The power sector is another industry deeply affected by the current crisis. Since renewable energy is already cheaper than fossil fuels, any direct assistance here is not needed. Instead, the need is for India to make investments in addressing the structural issues that are holding back the further penetration of renewable energy. One measure could be that relief monies include deep incentives for battery storage, accelerated optimization of battery usage between the vehicles industry and grids, enabling and incentivizing demand response solutions, and earmarking funds to accelerate a further liberalization of energy markets. A structured bailout package could buy down the closure of aging coal plants – but only on condition that they are replaced with renewable-plus-battery combinations.
These ideas are not just good for the environment, but they are good business for India long-term. But how to finance them when there is so much competition for India’s limited funds?
There is also good news here: Even in the middle of the Corona crisis and a very volatile market, State Bank of India raised $100 million in green bonds, its third iteration of such bonds. This transaction reinforces the fact that investors still bet on sovereign backed issuances. Perhaps now is a good time to commit to raising green bonds wherever possible – to fuel sectors that need liquidity, but by indirectly requiring them to move towards greener assets. We could use stimulus funds for both, creating demand and also reducing the cost of issuing green bonds.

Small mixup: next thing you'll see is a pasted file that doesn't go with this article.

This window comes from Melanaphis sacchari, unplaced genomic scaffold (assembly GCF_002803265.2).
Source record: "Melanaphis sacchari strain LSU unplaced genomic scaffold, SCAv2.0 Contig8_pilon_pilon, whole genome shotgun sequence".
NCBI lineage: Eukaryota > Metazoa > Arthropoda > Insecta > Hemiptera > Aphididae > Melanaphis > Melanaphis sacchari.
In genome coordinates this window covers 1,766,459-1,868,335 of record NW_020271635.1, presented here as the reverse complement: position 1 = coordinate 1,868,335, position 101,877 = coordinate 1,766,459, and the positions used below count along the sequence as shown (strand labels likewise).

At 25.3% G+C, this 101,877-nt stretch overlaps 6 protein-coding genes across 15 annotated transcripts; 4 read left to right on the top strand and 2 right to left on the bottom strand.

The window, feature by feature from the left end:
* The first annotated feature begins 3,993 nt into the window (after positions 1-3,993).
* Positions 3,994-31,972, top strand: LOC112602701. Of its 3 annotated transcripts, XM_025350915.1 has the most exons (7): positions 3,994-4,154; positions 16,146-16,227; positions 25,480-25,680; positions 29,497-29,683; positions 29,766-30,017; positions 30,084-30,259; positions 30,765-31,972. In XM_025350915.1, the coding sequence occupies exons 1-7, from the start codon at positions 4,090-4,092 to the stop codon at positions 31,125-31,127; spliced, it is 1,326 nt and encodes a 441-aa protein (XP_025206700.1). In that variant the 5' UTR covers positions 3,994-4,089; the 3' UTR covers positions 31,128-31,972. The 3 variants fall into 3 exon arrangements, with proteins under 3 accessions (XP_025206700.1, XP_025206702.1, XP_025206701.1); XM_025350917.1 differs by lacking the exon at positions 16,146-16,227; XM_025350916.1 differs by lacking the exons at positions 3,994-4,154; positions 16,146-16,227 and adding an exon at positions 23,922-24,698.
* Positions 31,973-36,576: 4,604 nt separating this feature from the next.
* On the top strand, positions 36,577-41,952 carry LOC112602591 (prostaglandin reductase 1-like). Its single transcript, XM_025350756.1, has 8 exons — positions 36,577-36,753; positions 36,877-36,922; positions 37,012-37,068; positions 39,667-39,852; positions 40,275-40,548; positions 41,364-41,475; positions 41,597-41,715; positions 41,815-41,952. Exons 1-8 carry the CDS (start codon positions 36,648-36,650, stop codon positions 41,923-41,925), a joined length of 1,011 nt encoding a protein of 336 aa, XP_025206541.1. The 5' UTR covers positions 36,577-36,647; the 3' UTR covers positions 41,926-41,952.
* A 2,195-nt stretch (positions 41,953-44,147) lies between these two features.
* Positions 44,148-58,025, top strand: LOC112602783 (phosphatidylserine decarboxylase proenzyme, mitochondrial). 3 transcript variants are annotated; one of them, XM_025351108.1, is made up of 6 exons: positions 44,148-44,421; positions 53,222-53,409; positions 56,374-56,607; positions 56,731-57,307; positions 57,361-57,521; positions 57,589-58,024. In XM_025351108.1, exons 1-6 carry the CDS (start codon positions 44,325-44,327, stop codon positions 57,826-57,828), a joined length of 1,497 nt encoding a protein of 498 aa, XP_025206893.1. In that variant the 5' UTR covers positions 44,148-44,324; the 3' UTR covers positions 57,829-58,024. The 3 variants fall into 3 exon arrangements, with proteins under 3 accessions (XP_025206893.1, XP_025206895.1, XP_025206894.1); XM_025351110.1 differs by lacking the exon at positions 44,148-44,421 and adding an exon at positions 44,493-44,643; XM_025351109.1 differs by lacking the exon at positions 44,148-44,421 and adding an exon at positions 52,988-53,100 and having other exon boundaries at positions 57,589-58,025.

And finally, any bailout package must be inclusive. 62% of India’s employment is casual, 85% of that is concentrated in two sectors and on an average earn less Rs 300/day. It is nobody’s guess that daily wage labourers will be worst hit by the Corona crisis. Even regular employment will experience major job and income losses with the prolonged reduction in new hiring. The question is how to bring employment back. If the bottom 80% are disproportionately hit, and they do not benefit, through job reinstatements, any kind of greening package will begin to look removed from reality. Incentives for green and efficient must therefore focus on green job creation and inclusion, serving as a reminder that national funds are being directed towards the economy we want.
Historically we have observed that an economic recession pushes climate change discussions to the margins. However, that was the past – when renewable power was not cheaper than coal, when our air was not grey, and when climate change was not a global crisis.
We are standing at the crossroads of history where our actions will have long-term consequences. It is thus an opportune moment in economic history to reset our growth pathways and truly direct financial capital to funding the kinds of things that will give us the blue skies, clean air, and green power and jobs that we deserve.